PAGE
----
Knees bent, elbows in, eyes on the basket, follow through and swish. Kari Korver has made a name for herself off her deadliness from behind the three-point line.
But after tearing the anterior cruciate ligament and lateral meniscus in her right knee in the first week of practice, the sophomore guard can now only watch from the bench for the entirety of the UCLA women’s basketball season.
But that doesn’t mean she has to do it quietly.
Shortly after receiving the devastating news that she would have to spend the season rehabbing instead of lighting up the scoreboard with three-pointers, an opportunity presented itself.
Despite her injury and relative inexperience, Korver’s teammates voted her as a co-captain, along with sixth-year senior forward Atonye Nyingifa and senior guard Thea Lemberger.
“She sets the example and does the hard things every day; she’s responsible, she’s respectful, she works hard, she cares about her teammates, she goes out of the way and she sacrifices,” said coach Cori Close. “That’s the definition of a captain, I don’t care if you’re hurt or not.”
Always there, always helping
Not being on the court during game time means Korver has to find other ways to contribute to the team as a co-captain.
“I think encouragement is the main thing, I’m just reminding girls what they bring to the team, just trying to encourage them in whatever way I can,” Korver said. “I have a car so I try to drive people places, just trying to help the team in ways they ask for it.”
During practices and warm-ups, Korver is quite busy for someone with a torn ACL. One minute she’ll be talking basketball with a teammate on the side and the next she’ll be passing the ball to initiate drills.
Come game time, Korver sits on the bench in full UCLA sweat suit, the normal uniform for injured Bruins. But she’s so much more than just another player unable to play.
Freshman guard Dominique Williams said she can always count on Korver for a piece of advice during games.
“Kari’s great energy on the bench, she is always looking for something positive in your game and always looking for ways to encourage you,” Williams said. “Whatever we need she’s always trying to help us anyway possible.”
Korver’s role is nothing new. According to her father, Ken Korver, she’s just a natural leader.
“Every team Kari’s been on, she’s kind of been the leader of the team,” Ken Korver said. “People have kind of followed her on the basketball court because she’s passionate about it, giving her heart to the effort.”
While she can no longer lead the team on the court and impress fans with her prolific shooting ability, Korver still draws plenty of attention on the bench during games.
Whenever something goes UCLA’s way, whether a big shot or great defensive effort, Korver will be in the forefront of the sea of cheers. She’ll then high-five her way down the long line of players, coaches and staff on the bench, making sure everyone gets as excited as her.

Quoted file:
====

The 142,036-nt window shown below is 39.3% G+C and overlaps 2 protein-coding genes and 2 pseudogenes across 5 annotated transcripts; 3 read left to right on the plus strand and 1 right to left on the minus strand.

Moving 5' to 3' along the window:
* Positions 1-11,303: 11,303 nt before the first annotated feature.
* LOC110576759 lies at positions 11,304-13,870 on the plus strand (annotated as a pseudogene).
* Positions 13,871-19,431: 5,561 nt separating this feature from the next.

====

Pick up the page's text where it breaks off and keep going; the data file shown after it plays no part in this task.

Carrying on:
“One of my assistants said today, ‘I’m just worried she’s going to have a stroke every game,'” Close said. “When I see Kari just going crazy for every play, there’s just not one ounce of self-serving attitude or purpose in her. It’s a real selfless act of leadership.”
Not just a physical battle
Close estimates that the average Division I basketball player spends over 3,500 hours on the sport over four years, but only 4 percent of those hours are in actual games.
“It’s all the other interactions that really form the culture and fabric of a team, and then it plays out on the court during games,” Close said. “But the fabric, culture and standard of excellence are developed off the court or in practice, that’s when Kari’s at her best.”
Close said her coaching staff all wanted Korver as a co-captain, and that she was thrilled Korver’s teammates voted her as such despite the torn ACL.
After successfully coming back from an ACL tear in her left knee her senior year of high school, Korver said she feels even more confident than last time.
This time, she’ll have access to therapy six times a week as opposed to just three in high school, and of course she wasn’t doing the therapy at UCLA with a staff of doctors, trainers and weightlifting coaches who are with her every step of the way.
While Korver has to be patient with her knee, she’s not letting the season go to waste.
“I knew I would grow a lot through this,” Korver said. “I got to be a captain throughout my high school career, but I feel like leading at a Division I level is a lot different and so I’m just excited to start developing that as a sophomore.”
That growth has already become quite evident in Close’s eyes. Heading into halftime in the game against Colorado, UCLA was down by eight. As the team walked into the locker room, Close took Korver aside and told her to go into the locker room first and confront the issues that plagued the team in the first half.
Korver looked at her coach and nodded, albeit hesitantly, Close said, and confronted her teammates before Close took her turn.
“When we’ve had year after year after year of high levels of competitive greatness, I think we’re going to look back and say Kari Korver helped us start that,” Close said. “Kari Korver’s example is the one that started that foundation.”